INDIANAPOLIS (AP) — Indiana House Democrats who fled the state nearly six weeks ago to protest a Republican agenda they considered an assault on labor unions and public education planned to return to the Statehouse on Monday, ending one of the longest legislative walkouts in recent U.S. history.
Minority Leader Patrick Bauer said he and his fellow Democrats would return from their headquarters-in-exile in Urbana, Ill., after winning concessions from Republicans over recent weeks on several proposals.
"This timeout gave millions of Hoosiers a real voice in their state government," Bauer, D-South Bend, said in a statement.
House Speaker Brian Bosma said he was pleased that Democrats were returning and said Bauer assured him they would work in good faith to complete their legislative duties before the regular session ends April 29.
"It's long past time to get to the people's business," Bosma said "Hopefully we can make this work in five short weeks."
John Schorg, a spokesman for the House Democrats, said they were en route back to Indiana after a caucus in Illinois and that Bauer planned a conference call with reporters before their arrival in Indianapolis.
Bosma planned to reconvene the House at 5 p.m. and said lawmakers would likely work late the rest of the week.
Bauer and most House Democrats had stalled action in the Indiana House after fleeing on Feb. 22 to protest 11 pieces of legislation, denying the House the two-thirds of members present needed to do business. The state constitution requires a quorum to conduct any official business, and the impasse had the potential to force a special session or even a government shut down if a new budget wasn't adopted before July 1.
Since the walkout began, Republicans have killed a "right-to-work" proposal that would prohibit union representation fees from being a condition of employment and have agreed to changes on several other bills, such as capping the number of students who could use taxpayer money to attend private schools through a voucher program. Republicans originally envisioned the largest voucher program in the nation, but later agreed to cap the program at 7,500 students in the first year and 15,000 in the second year.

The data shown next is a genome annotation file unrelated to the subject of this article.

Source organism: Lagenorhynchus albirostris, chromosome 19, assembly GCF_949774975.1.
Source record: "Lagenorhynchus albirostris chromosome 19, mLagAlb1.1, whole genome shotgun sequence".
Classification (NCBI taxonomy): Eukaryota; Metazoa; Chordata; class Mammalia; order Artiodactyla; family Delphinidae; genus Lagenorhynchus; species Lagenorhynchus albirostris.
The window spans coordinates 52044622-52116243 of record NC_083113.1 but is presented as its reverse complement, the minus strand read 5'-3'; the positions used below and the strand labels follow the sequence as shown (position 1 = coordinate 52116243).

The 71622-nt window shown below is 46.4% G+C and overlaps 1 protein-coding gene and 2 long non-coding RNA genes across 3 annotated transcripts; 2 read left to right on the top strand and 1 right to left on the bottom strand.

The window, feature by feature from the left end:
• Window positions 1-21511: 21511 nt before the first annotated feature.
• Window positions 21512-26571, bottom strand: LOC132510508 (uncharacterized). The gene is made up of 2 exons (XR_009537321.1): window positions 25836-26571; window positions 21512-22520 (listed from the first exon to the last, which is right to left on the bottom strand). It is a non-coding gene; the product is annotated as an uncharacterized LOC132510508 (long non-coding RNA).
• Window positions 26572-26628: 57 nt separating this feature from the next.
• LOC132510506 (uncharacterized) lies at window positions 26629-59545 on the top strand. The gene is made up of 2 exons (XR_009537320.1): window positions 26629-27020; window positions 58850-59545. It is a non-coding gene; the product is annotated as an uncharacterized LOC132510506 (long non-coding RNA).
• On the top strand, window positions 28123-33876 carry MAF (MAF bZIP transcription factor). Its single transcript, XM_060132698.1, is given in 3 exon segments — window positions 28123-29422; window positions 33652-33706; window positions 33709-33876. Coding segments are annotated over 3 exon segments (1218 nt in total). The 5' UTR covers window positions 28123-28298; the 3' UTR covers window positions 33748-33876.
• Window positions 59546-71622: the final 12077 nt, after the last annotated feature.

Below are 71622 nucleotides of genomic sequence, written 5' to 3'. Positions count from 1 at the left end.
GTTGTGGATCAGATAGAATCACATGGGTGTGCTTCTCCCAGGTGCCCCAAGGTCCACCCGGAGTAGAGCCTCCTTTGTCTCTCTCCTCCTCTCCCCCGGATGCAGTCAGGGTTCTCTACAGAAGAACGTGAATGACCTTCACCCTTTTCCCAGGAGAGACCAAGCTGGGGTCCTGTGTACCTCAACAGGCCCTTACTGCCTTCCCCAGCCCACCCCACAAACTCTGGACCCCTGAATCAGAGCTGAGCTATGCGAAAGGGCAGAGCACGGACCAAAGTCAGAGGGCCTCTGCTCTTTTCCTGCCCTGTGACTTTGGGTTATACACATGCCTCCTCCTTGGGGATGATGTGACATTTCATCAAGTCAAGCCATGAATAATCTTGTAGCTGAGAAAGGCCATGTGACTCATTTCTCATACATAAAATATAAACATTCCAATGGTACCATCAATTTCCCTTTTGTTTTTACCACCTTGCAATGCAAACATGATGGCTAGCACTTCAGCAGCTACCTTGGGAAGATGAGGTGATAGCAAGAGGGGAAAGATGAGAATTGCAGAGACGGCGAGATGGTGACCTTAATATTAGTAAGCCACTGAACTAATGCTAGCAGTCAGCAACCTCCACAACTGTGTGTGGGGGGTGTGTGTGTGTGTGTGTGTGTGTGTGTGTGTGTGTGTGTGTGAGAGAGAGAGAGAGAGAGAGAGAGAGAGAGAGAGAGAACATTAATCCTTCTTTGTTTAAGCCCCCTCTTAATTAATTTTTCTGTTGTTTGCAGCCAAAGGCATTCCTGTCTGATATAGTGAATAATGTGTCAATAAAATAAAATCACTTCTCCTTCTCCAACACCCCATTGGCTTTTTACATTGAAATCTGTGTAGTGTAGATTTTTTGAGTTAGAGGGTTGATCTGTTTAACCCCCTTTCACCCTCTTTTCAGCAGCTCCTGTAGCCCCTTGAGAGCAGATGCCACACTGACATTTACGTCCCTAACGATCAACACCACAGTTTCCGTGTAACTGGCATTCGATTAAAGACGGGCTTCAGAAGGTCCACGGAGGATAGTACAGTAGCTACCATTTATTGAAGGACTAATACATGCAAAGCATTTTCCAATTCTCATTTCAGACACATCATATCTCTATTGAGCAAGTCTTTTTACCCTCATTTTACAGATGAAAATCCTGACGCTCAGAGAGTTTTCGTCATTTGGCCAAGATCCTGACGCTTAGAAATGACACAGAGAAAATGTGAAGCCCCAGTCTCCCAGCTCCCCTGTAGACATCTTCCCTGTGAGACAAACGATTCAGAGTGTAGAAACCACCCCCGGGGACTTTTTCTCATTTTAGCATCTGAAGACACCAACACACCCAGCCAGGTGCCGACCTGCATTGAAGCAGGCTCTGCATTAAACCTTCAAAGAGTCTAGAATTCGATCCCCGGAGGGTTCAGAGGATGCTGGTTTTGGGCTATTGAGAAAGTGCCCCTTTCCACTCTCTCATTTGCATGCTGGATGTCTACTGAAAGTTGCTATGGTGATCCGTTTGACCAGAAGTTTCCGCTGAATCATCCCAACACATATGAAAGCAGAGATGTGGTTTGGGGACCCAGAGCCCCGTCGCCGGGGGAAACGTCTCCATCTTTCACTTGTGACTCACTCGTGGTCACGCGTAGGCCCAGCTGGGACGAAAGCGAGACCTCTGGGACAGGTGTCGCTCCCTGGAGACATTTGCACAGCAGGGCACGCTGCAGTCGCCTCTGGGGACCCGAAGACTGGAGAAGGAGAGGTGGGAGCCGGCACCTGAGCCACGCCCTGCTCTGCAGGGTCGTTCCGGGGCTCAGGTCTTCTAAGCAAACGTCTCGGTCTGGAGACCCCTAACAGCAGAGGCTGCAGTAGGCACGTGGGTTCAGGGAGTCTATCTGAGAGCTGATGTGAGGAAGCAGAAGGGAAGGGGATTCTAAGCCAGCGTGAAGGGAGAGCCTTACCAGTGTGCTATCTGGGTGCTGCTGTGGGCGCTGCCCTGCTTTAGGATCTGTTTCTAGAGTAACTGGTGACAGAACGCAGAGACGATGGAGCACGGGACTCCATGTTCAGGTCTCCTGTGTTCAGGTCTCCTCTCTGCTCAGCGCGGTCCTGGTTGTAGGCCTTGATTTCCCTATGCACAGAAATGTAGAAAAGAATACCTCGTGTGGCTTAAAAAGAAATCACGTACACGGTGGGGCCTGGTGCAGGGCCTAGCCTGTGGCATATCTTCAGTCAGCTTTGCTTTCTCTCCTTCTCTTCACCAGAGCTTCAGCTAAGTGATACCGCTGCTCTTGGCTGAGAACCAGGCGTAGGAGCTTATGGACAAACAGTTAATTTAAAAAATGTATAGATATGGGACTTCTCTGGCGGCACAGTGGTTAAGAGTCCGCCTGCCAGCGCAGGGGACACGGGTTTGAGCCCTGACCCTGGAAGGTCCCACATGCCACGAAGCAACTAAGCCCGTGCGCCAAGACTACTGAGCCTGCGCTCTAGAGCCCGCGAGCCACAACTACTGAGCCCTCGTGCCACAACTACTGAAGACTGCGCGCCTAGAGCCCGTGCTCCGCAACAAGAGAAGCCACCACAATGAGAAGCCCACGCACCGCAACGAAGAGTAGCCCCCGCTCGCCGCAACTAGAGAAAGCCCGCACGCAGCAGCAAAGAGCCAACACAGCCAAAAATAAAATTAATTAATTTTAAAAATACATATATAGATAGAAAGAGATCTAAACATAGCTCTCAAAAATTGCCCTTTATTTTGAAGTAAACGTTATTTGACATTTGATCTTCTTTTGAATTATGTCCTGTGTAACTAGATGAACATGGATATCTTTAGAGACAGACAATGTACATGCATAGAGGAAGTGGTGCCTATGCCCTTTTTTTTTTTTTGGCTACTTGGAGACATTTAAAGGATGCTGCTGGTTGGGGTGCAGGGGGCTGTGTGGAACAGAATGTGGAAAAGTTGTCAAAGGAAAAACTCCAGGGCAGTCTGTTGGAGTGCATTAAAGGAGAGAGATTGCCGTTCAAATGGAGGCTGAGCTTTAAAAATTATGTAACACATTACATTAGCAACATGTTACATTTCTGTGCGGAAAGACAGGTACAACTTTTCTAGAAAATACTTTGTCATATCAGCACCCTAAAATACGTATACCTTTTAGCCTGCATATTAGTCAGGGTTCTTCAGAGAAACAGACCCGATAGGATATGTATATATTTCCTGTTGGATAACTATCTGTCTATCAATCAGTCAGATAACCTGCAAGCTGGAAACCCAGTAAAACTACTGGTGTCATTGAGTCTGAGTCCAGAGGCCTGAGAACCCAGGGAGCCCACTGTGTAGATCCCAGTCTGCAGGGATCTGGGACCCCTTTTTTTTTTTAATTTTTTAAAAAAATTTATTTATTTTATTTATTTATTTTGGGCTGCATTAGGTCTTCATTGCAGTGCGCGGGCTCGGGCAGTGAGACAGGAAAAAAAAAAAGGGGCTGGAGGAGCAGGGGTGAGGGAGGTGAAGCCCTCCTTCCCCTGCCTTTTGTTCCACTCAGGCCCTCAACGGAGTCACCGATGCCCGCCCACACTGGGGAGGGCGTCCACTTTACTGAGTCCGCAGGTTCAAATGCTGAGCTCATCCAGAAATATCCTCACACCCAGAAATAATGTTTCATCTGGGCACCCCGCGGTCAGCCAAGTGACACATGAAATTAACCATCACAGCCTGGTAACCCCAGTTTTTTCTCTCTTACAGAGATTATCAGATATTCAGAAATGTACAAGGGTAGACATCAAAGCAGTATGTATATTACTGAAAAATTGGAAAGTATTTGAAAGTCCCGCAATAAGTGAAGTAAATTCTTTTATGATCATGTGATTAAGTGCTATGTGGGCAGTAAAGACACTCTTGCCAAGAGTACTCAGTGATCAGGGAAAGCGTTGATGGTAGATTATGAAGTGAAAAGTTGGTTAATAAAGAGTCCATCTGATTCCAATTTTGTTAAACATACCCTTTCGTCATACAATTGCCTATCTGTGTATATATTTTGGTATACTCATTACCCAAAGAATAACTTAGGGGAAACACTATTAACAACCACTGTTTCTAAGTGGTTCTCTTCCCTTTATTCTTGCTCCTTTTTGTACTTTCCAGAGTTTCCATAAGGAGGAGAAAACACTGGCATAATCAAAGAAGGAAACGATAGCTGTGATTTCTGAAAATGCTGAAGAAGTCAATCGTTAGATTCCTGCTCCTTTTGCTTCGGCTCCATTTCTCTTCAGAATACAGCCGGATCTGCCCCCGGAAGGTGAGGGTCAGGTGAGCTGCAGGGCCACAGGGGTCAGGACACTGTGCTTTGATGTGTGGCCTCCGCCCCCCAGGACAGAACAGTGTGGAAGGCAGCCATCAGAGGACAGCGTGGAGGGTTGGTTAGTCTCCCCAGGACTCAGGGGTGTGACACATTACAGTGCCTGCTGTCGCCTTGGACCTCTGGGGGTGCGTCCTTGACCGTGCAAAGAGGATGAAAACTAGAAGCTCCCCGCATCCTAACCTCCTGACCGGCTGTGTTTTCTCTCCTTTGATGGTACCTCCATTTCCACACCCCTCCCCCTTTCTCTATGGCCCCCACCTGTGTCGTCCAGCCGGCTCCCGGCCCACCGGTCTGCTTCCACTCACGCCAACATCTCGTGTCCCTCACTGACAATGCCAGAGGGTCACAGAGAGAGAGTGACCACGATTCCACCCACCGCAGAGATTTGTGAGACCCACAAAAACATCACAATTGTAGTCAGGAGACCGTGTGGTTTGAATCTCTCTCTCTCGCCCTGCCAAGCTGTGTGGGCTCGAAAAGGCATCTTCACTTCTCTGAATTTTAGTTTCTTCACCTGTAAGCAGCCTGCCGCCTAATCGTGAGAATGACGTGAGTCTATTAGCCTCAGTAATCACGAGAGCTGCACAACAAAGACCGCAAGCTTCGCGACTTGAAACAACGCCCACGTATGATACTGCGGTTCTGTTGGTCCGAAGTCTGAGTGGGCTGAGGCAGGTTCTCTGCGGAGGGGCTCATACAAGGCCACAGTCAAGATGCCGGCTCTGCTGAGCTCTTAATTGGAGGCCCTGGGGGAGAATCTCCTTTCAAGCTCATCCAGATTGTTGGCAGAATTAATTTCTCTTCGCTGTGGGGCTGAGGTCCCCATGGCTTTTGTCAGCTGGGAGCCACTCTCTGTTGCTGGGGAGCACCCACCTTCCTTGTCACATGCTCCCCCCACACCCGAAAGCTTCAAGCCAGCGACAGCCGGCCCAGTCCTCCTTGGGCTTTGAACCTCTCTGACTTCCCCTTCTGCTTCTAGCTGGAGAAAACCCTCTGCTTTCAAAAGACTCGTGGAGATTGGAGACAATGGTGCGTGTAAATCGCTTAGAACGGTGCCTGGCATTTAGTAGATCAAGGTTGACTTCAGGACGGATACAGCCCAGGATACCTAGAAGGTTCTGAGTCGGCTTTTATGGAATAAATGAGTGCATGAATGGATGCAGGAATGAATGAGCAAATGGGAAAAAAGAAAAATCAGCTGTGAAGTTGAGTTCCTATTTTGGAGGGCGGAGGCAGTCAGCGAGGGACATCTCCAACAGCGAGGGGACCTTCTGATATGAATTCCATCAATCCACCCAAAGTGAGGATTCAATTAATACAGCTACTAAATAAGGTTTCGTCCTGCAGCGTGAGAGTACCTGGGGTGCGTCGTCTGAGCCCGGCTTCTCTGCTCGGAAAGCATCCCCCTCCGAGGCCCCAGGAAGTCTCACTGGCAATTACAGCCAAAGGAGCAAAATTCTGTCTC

Republicans also made concessions to a bill that would have originally increased from $150,000 to $1 million the point at which projects were exempt from the state's prevailing construction wage law and remove school districts and state universities from its requirements. Bosma said Republicans have agreed to set the limit at $250,000 the first year and raise that to $350,000 the second year. They also agreed to delete the school and university exemptions.
Bosma said he didn't consider the changes to that bill substantive, but said they may have contributed to the factors that drove Democrats back to the Statehouse.
Bauer said the compromises aren't perfect.
"Democrats aren't bound to vote for them, and we will make an effort to continue to amend the proposals before us," Bauer said in the statement. "But, this is something to work with and we are headed back to Indianapolis to do just that."
The standoff got a bit nasty at times — with name-calling, scathing political ads, rowdy rallies and fines of $350 a day for absent Democrats — but last week Republicans and Democrats seemed to tone down the rhetoric and were cautiously optimistic that the discussion between Bosma and Bauer could lead to a resolution.
Bosma said throughout the standoff that Republicans were open to changing their proposals but wouldn't cut any back-room deals with Bauer or take any items off their agenda.
Despite the delay, House Republicans won't have to remove much from their agenda because the only bill that was actually killed by the walkout was the "right-to-work" proposal. Republicans in the House and Senate have assured Democrats the issue will not be resurrected this year, and Bosma extended deadlines for other measures.
The Indiana boycott came a week after Wisconsin's Democratic senators left for Illinois in their three-week boycott against a law barring most public employees from collective bargaining. Wisconsin Republicans used a parliamentary maneuver to pass the law without them, and the matter now is headed to court.
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